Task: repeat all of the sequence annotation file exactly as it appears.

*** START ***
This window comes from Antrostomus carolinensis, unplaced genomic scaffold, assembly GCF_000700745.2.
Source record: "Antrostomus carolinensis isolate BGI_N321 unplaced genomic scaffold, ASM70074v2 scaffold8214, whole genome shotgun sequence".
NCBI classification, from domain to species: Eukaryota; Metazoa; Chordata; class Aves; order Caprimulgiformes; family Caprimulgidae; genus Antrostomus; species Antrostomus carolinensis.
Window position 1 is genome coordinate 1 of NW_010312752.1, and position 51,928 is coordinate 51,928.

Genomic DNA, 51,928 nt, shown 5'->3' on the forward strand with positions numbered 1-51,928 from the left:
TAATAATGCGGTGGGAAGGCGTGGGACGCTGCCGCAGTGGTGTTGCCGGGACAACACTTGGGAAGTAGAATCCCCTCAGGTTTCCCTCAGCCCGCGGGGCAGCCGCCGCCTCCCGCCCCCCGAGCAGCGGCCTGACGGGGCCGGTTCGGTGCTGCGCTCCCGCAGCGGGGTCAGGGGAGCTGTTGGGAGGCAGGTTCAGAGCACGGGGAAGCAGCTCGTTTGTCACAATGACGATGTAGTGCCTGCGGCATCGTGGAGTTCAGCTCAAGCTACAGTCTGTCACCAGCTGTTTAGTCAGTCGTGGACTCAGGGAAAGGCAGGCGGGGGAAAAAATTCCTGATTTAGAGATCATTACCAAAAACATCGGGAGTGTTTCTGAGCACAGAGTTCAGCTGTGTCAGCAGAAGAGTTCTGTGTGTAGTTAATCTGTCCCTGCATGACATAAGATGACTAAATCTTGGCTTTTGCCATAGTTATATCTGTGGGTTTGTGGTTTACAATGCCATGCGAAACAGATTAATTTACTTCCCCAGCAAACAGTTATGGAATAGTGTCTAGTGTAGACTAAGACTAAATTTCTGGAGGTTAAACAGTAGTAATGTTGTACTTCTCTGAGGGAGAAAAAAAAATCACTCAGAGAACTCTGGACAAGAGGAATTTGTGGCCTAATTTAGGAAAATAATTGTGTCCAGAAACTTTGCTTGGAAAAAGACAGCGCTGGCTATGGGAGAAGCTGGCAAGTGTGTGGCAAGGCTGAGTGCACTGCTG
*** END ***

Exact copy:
This window comes from Antrostomus carolinensis, unplaced genomic scaffold, assembly GCF_000700745.2.
Source record: "Antrostomus carolinensis isolate BGI_N321 unplaced genomic scaffold, ASM70074v2 scaffold8214, whole genome shotgun sequence".
NCBI classification, from domain to species: Eukaryota; Metazoa; Chordata; class Aves; order Caprimulgiformes; family Caprimulgidae; genus Antrostomus; species Antrostomus carolinensis.
Window position 1 is genome coordinate 1 of NW_010312752.1, and position 51,928 is coordinate 51,928.

Genomic DNA, 51,928 nt, shown 5'->3' on the forward strand with positions numbered 1-51,928 from the left:
TAATAATGCGGTGGGAAGGCGTGGGACGCTGCCGCAGTGGTGTTGCCGGGACAACACTTGGGAAGTAGAATCCCCTCAGGTTTCCCTCAGCCCGCGGGGCAGCCGCCGCCTCCCGCCCCCCGAGCAGCGGCCTGACGGGGCCGGTTCGGTGCTGCGCTCCCGCAGCGGGGTCAGGGGAGCTGTTGGGAGGCAGGTTCAGAGCACGGGGAAGCAGCTCGTTTGTCACAATGACGATGTAGTGCCTGCGGCATCGTGGAGTTCAGCTCAAGCTACAGTCTGTCACCAGCTGTTTAGTCAGTCGTGGACTCAGGGAAAGGCAGGCGGGGGAAAAAATTCCTGATTTAGAGATCATTACCAAAAACATCGGGAGTGTTTCTGAGCACAGAGTTCAGCTGTGTCAGCAGAAGAGTTCTGTGTGTAGTTAATCTGTCCCTGCATGACATAAGATGACTAAATCTTGGCTTTTGCCATAGTTATATCTGTGGGTTTGTGGTTTACAATGCCATGCGAAACAGATTAATTTACTTCCCCAGCAAACAGTTATGGAATAGTGTCTAGTGTAGACTAAGACTAAATTTCTGGAGGTTAAACAGTAGTAATGTTGTACTTCTCTGAGGGAGAAAAAAAAATCACTCAGAGAACTCTGGACAAGAGGAATTTGTGGCCTAATTTAGGAAAATAATTGTGTCCAGAAACTTTGCTTGGAAAAAGACAGCGCTGGCTATGGGAGAAGCTGGCAAGTGTGTGGCAAGGCTGAGTGCACTGCTG